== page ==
Elon Musk is the liberal elite’s enemy of the moment.
How quickly the bad blood for Mark Zuckerberg is forgotten.
When Zuckerberg’s Meta released Twitter rival Threads, reporters and left-leaning types (myself included) flocked to the new app as a potential refuge from Musk’s Twitter.
The enemy of my enemy is my friend seemed to be the logic of the moment.
I invited Facebook whistleblower Frances Haugen onto the podcast to discuss the sudden embrace of Threads, her ongoing criticisms of how Facebook operates, and her new book, The Power of One.
Haugen, for one, has not forgotten the problems with Facebook. She hadn’t downloaded Threads.
I said on the podcast, “As a reporter, it’s funny to see the reporter class embracing Threads at the moment when two years ago, or even more than that, they would have been so negative and apprehensive about trusting Facebook. I’m just curious watching the pretty upbeat response to Threads, what do you take from that and are you surprised there seems to be some media trust for Facebook right now.”
Haugen was empathetic toward people fleeing Twitter for Threads.
“I think it’s one of these things where the trauma the Twitter community has faced in the last year is pretty intense,” Haugen told me. “People really liked having a space to discuss ideas, to discuss issues, and the idea that they could have a space again feels really good.”
We spent much of the episode getting into the particulars of The Facebook Files and her criticisms of Facebook.
She outlines a core critique in The Power of One’s introduction:
One of the questions I was often asked after I went public was, “Why are there so few whistleblowers at other technology companies, like, say, Apple?” My answer: Apple lacks the incentive or the ability to lie to the public about the most meaningful dimensions of their business. For physical products like an Apple phone or laptop, anyone can examine the physical inputs (like metals or other natural resources) and ask where they came from and the conditions of their mining, or monitor the physical products and pollution generated to understand societal harms the company is externalizing. Scientists can place sensors outside an Apple factory and monitor the pollutants that may vent into the sky or flow into rivers and oceans. People can and do take apart Apple products within hours of their release and publish YouTube videos confirming the benchmarks Apple has promoted, or verify that the parts Apple claims are in there, are in fact there. Apple knows that if they lie to the public, they will be caught, and quickly.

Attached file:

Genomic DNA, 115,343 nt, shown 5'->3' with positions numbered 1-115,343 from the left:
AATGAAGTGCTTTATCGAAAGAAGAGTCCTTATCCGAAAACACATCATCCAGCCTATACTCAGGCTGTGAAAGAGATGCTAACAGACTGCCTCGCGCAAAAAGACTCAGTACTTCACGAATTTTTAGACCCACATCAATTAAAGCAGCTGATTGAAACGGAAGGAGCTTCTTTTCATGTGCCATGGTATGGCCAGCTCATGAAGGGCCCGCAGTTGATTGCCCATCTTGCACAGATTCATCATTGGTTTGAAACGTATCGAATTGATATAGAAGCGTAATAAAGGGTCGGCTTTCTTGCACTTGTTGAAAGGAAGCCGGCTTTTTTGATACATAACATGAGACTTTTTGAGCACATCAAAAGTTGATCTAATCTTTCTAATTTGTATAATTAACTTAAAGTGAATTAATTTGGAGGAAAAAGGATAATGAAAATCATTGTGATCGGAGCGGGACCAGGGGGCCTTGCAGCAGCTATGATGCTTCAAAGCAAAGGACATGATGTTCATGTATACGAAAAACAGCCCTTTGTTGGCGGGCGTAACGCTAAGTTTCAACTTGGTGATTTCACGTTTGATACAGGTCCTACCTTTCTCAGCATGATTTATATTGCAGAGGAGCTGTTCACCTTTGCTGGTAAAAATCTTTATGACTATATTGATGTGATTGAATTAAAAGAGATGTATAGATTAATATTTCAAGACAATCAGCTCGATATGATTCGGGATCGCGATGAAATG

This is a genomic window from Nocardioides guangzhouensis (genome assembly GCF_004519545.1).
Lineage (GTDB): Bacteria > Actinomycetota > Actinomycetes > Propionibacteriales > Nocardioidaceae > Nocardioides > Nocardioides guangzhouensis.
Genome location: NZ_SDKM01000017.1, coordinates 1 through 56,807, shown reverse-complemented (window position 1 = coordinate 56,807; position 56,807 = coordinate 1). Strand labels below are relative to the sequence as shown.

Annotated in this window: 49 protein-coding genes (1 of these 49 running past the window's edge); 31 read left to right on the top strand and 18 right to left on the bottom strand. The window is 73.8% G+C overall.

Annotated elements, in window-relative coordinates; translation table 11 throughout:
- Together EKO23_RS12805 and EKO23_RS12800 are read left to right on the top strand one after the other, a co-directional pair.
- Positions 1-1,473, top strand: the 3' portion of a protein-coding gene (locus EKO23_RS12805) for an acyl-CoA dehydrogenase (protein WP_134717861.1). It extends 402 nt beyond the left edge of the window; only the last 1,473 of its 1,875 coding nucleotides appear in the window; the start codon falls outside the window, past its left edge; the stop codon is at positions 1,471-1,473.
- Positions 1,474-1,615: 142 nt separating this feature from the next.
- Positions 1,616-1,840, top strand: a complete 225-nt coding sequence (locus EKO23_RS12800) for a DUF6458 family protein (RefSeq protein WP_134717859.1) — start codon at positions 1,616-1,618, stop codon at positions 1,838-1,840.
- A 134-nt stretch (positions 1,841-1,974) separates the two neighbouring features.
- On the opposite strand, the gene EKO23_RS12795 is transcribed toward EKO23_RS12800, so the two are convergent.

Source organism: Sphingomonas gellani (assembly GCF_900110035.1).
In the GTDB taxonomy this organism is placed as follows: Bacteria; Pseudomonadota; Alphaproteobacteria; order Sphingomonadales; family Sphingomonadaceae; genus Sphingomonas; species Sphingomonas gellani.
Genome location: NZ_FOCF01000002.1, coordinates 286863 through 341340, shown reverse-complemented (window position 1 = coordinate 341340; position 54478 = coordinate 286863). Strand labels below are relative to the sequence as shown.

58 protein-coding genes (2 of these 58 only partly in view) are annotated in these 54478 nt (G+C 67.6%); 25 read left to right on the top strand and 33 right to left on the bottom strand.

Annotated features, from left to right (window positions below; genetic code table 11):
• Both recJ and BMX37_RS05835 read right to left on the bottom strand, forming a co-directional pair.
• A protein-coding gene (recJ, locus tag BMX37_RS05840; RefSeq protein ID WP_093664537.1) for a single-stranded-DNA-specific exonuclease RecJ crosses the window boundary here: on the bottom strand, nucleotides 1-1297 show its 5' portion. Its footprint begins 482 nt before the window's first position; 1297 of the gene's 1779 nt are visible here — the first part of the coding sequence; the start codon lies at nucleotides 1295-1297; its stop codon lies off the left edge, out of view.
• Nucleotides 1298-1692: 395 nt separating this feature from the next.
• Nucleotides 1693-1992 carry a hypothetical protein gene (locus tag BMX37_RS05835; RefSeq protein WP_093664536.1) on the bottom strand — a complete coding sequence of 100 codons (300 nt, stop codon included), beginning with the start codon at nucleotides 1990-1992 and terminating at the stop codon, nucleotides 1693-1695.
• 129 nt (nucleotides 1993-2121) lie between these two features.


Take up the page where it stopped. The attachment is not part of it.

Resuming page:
Facebook, on the other hand, provided a social network that presented a different product to every user in the world. We— and by we, I mean parents, children, voters, legislators, businesses, consumers, terrorists, sex- traffickers, everyone— were limited by our own individual experiences in trying to assess What is Facebook, exactly? We had no way to tell how representative, how widespread or not, the user experience and harms each of us encountered was. As a result, it didn’t matter if activists came forward and reported Facebook was enabling child exploitation, terrorist recruiting, a neo-Nazi movement, and ethnic violence designed and executed to be broadcast on social media, or unleashing algorithms that created eating disorders or motivated suicides. Facebook would just deflect with versions of the same talking point: “What you are seeing is anecdotal, an anomaly. The problem you found is not representative of what Facebook is.”